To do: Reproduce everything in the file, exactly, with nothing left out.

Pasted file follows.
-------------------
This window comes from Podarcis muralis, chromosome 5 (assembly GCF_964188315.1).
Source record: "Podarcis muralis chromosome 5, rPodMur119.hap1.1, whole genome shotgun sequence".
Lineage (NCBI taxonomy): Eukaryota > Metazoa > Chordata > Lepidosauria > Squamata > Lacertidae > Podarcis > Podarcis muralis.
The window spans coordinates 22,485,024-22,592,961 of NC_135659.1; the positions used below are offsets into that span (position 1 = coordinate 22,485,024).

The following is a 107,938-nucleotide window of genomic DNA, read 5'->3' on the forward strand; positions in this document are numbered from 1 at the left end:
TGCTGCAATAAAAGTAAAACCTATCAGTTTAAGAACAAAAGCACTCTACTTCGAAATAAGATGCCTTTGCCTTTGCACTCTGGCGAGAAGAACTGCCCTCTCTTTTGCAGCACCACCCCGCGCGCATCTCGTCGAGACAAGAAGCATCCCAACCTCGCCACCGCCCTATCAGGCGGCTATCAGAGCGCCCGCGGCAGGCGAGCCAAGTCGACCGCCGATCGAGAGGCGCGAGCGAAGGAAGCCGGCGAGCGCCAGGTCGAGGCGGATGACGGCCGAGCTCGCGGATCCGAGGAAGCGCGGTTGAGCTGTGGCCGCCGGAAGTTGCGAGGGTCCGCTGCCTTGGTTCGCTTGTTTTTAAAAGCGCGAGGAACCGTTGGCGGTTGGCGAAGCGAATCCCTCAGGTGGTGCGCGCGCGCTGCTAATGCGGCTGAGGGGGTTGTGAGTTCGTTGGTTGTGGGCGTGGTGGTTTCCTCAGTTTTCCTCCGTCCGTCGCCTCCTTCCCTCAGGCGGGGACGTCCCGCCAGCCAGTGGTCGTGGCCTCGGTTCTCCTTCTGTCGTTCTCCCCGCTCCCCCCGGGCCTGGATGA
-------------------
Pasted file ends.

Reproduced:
This window comes from Podarcis muralis, chromosome 5 (assembly GCF_964188315.1).
Source record: "Podarcis muralis chromosome 5, rPodMur119.hap1.1, whole genome shotgun sequence".
Lineage (NCBI taxonomy): Eukaryota > Metazoa > Chordata > Lepidosauria > Squamata > Lacertidae > Podarcis > Podarcis muralis.
The window spans coordinates 22,485,024-22,592,961 of NC_135659.1; the positions used below are offsets into that span (position 1 = coordinate 22,485,024).

The following is a 107,938-nucleotide window of genomic DNA, read 5'->3' on the forward strand; positions in this document are numbered from 1 at the left end:
TGCTGCAATAAAAGTAAAACCTATCAGTTTAAGAACAAAAGCACTCTACTTCGAAATAAGATGCCTTTGCCTTTGCACTCTGGCGAGAAGAACTGCCCTCTCTTTTGCAGCACCACCCCGCGCGCATCTCGTCGAGACAAGAAGCATCCCAACCTCGCCACCGCCCTATCAGGCGGCTATCAGAGCGCCCGCGGCAGGCGAGCCAAGTCGACCGCCGATCGAGAGGCGCGAGCGAAGGAAGCCGGCGAGCGCCAGGTCGAGGCGGATGACGGCCGAGCTCGCGGATCCGAGGAAGCGCGGTTGAGCTGTGGCCGCCGGAAGTTGCGAGGGTCCGCTGCCTTGGTTCGCTTGTTTTTAAAAGCGCGAGGAACCGTTGGCGGTTGGCGAAGCGAATCCCTCAGGTGGTGCGCGCGCGCTGCTAATGCGGCTGAGGGGGTTGTGAGTTCGTTGGTTGTGGGCGTGGTGGTTTCCTCAGTTTTCCTCCGTCCGTCGCCTCCTTCCCTCAGGCGGGGACGTCCCGCCAGCCAGTGGTCGTGGCCTCGGTTCTCCTTCTGTCGTTCTCCCCGCTCCCCCCGGGCCTGGATGA